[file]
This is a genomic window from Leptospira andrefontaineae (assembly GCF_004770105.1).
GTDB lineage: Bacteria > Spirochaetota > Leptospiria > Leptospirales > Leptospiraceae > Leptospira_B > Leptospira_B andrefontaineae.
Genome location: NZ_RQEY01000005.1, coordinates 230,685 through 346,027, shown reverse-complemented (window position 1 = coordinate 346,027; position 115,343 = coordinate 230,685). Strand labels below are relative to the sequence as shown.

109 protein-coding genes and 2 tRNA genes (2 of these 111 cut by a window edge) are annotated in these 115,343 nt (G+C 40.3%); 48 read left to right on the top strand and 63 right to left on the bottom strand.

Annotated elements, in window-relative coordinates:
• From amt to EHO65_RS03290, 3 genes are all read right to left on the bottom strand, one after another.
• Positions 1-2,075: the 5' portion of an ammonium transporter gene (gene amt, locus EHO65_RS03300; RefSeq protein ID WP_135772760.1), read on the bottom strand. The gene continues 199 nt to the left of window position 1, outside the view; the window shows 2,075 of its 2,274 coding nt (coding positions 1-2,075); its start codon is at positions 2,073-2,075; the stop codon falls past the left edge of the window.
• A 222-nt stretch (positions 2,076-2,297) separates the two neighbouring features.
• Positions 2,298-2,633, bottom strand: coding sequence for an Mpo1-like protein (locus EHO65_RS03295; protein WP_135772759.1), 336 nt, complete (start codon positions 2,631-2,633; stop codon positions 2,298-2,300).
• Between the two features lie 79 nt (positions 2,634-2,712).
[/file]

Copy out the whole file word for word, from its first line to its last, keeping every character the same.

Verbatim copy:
This is a genomic window from Leptospira andrefontaineae (assembly GCF_004770105.1).
GTDB lineage: Bacteria > Spirochaetota > Leptospiria > Leptospirales > Leptospiraceae > Leptospira_B > Leptospira_B andrefontaineae.
Genome location: NZ_RQEY01000005.1, coordinates 230,685 through 346,027, shown reverse-complemented (window position 1 = coordinate 346,027; position 115,343 = coordinate 230,685). Strand labels below are relative to the sequence as shown.

109 protein-coding genes and 2 tRNA genes (2 of these 111 cut by a window edge) are annotated in these 115,343 nt (G+C 40.3%); 48 read left to right on the top strand and 63 right to left on the bottom strand.

Annotated elements, in window-relative coordinates:
• From amt to EHO65_RS03290, 3 genes are all read right to left on the bottom strand, one after another.
• Positions 1-2,075: the 5' portion of an ammonium transporter gene (gene amt, locus EHO65_RS03300; RefSeq protein ID WP_135772760.1), read on the bottom strand. The gene continues 199 nt to the left of window position 1, outside the view; the window shows 2,075 of its 2,274 coding nt (coding positions 1-2,075); its start codon is at positions 2,073-2,075; the stop codon falls past the left edge of the window.
• A 222-nt stretch (positions 2,076-2,297) separates the two neighbouring features.
• Positions 2,298-2,633, bottom strand: coding sequence for an Mpo1-like protein (locus EHO65_RS03295; protein WP_135772759.1), 336 nt, complete (start codon positions 2,631-2,633; stop codon positions 2,298-2,300).
• Between the two features lie 79 nt (positions 2,634-2,712).